To present the ethical approaches, I gave two one-hour lectures, one on the utilitarian approach, one on the deontological approach. Prior to each class, students were asked to read the appropriate chapter of Dr. DeGeorge’s book (Business Ethics, 2005). I required students to hand in a summary of the material for each chapter, as well as a list of key words and major points in order to 1. ensure that students completed and comprehended the readings and 2. stimulate higher level discussion during class. I graded these according to completion.
I chose the Johnson control case as one of the cases students read, because it exactly mirrors my professional life. Due to the dangers of exposure to radiation at my research site in Geneva, I must ask women if they are pregnant. If a woman is pregnant, I cannot penalize her, but I also cannot assign her duties in the highest radiation environments. The ethical considerations surrounding endangering a fetus create a complex situation in which I ultimately assign duties according to gender/condition.
While discussing the case study with my class, I did not want to sound patronizing or lead them to the ethical solution I practice, so I did not mention the parallels to my own professional situation. However, the class coalesced to the Department of Energy approach (women should not be penalized for being pregnant, but one does have a duty to protect a fetus and that may come at a slight professional cost). After the class discussed the case, I then shared my professional experience which fostered a fruitful class discussion.
After students were familiar with the material and we'd discussed several examples at length, they completed a critical analysis of a case-study. Students were allowed to choose between two case studies (presented in Chapter 3 and Chapter 4 of DeGeorge’s book). For the case they chose, they could then select which approach—utilitarian or deontological—they wanted to use for analysis.
To guide students through their case analysis and to guide my own assessment of their work, I created grading criteria for each ethical approach (Utilitarian Rubric and Deontological Rubric) based on the steps outlined in Dr. DeGeorge’s book.
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Students completed an ethical analysis of the case of their choice using the approach of their choice. Interestingly, most students chose the utilitarian approach (probably because it is the most straightforward and most similar to scientific reasoning). Overall, students performed well on this assignment (Grade Distribution). Of the 10 students, six earned A grades, one earned a B, two received C grades, and one received a D.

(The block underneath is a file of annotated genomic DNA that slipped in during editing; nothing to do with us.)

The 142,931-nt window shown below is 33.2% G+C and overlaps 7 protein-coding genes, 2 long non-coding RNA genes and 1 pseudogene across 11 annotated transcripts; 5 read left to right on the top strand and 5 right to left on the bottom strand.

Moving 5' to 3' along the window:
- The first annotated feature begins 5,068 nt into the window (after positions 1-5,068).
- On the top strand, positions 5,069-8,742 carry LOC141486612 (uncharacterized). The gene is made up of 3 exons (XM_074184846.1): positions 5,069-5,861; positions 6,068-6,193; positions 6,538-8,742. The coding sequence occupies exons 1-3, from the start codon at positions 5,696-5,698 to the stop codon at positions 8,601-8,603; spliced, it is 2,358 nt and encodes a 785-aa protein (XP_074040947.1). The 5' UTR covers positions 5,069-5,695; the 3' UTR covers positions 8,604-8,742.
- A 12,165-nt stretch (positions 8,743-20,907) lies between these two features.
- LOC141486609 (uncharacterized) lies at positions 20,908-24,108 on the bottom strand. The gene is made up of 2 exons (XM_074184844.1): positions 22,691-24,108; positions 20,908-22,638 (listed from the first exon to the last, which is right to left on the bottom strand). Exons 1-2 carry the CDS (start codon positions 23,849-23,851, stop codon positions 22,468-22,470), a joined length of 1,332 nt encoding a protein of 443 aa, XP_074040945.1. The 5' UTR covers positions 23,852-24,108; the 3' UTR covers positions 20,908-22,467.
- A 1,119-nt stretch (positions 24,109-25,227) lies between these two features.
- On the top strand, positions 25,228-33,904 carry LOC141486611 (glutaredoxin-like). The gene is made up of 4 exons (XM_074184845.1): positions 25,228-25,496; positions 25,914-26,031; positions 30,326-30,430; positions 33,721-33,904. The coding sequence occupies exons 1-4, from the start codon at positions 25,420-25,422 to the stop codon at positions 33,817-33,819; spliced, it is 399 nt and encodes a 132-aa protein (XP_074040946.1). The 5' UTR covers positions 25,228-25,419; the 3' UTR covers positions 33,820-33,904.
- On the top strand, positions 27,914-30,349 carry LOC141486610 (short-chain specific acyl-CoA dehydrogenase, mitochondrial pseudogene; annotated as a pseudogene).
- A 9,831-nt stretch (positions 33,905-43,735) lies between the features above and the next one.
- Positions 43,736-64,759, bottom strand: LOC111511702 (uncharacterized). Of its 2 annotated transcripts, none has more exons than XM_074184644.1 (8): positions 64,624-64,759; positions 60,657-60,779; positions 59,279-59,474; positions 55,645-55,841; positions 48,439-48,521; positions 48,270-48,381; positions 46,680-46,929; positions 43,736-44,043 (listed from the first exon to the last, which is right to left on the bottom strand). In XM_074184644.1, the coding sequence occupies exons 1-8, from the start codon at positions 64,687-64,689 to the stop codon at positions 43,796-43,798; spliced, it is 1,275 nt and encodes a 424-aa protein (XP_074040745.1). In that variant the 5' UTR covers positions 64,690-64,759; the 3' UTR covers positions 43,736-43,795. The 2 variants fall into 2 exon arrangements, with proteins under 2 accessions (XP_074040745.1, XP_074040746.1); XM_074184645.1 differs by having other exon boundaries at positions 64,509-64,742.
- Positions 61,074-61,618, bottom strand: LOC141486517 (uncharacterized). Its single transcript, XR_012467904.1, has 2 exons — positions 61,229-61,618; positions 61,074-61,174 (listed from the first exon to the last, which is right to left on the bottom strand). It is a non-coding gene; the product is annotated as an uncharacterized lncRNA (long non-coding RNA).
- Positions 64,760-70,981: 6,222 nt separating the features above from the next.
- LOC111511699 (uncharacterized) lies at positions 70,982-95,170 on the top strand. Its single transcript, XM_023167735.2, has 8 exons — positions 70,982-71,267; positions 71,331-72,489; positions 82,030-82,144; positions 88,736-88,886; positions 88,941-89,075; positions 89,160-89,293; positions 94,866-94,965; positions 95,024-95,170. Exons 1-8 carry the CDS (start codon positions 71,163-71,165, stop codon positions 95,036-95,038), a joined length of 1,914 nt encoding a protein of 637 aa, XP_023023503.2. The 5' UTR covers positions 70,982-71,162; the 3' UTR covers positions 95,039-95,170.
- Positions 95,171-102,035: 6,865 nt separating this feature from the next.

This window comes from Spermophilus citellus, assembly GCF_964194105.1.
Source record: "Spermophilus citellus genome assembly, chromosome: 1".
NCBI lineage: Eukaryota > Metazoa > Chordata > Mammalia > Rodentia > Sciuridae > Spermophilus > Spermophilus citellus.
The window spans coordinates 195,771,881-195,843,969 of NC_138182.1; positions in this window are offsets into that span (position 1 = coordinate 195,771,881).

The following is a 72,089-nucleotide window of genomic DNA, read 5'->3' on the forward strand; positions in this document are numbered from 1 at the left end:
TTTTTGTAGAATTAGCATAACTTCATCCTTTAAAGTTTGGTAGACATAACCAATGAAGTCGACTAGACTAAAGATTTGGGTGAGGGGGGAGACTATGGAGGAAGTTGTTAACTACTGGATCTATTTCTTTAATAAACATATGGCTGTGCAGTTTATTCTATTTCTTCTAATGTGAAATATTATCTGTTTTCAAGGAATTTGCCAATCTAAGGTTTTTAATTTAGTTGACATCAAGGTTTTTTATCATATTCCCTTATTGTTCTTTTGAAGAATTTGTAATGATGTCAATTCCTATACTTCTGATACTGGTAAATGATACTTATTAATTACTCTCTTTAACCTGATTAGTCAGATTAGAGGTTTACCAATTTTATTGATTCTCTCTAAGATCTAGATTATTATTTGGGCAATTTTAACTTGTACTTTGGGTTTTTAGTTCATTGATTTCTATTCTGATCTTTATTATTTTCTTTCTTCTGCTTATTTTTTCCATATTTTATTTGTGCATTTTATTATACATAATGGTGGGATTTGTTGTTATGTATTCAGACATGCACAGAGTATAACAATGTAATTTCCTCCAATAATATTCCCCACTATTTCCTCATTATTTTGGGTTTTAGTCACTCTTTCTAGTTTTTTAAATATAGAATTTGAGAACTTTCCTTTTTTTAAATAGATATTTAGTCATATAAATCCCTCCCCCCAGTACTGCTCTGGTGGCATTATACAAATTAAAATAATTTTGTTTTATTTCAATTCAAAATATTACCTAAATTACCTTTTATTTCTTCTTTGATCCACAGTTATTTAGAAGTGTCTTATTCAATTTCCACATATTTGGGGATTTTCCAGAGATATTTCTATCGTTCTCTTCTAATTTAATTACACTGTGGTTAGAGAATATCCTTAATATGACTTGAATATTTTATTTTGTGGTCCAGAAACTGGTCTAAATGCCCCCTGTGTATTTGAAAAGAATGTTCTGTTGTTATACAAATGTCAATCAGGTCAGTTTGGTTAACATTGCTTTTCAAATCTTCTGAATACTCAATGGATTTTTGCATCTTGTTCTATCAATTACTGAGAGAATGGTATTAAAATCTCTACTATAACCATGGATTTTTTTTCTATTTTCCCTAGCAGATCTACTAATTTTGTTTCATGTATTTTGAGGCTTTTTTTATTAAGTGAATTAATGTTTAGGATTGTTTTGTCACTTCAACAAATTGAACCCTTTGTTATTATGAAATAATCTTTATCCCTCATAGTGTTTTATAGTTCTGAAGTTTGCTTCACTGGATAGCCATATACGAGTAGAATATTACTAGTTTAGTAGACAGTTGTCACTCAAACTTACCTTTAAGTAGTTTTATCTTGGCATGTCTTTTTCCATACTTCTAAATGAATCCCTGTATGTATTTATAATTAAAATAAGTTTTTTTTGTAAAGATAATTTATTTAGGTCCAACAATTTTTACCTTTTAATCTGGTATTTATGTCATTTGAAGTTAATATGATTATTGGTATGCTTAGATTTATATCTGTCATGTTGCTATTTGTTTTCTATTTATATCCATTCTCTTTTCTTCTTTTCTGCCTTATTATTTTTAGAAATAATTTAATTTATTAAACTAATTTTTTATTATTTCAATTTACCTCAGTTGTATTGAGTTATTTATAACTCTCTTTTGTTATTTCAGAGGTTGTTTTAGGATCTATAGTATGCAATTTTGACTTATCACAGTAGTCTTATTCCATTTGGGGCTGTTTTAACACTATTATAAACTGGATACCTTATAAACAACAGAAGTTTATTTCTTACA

The student with the lowest score (12/20) analyzed a case in which a character misrepresented (“fudged”) data in a scientific study. It was clear the student took it very seriously and personally; as a mature student returning to school after a corporate career and given his strong reaction in the paper, it seems likely that he was in an analogous situation during his own professional career. This highlights how challenging it may be for some to follow logical ethical decision-making steps while personally invested in an ethically challenging situation. He might well have benefited from analyzing the case from a virtues approach.
Examples of students’ work:
- A-level work #1 (pdf)
- A-level work #2 (pdf)
- B-level work (pdf)
- C-level work #1 (pdf)
- C-level work #2 (pdf)
My impression was that students really enjoyed thinking and discussing the ethical scenarios; they seemed to put more time into the case analyses than they did their regular nuclear physics assignments! I suspect that in addition to students appreciating an assignment without equations, they also enjoyed the topic because the analysis structure is a logical structure (as with the science they practice)—just a different one—and so students were comfortable with executing the analyses.
The discussion in my class was particularly interesting because of the diversity of students. Of ten students, three were females. Six were graduate students, four were undergraduate students. One student returned from duty in the Navy, and another student was aiming to work in nuclear power. This diverse set of backgrounds and goals elicited dynamic discussions that I greatly appreciated. Further, there was a substantial cultural mix; foreign students made up nearly half of the class. I found that, in general, the American students were more vocal during the ethics classes. This is likely in part due to language barriers, and perhaps also in part due to the cultural context of ethical situations and solutions. In the future it will be worth considering the ways in which cultural upbringing might influence one's approach to ethical decision-making.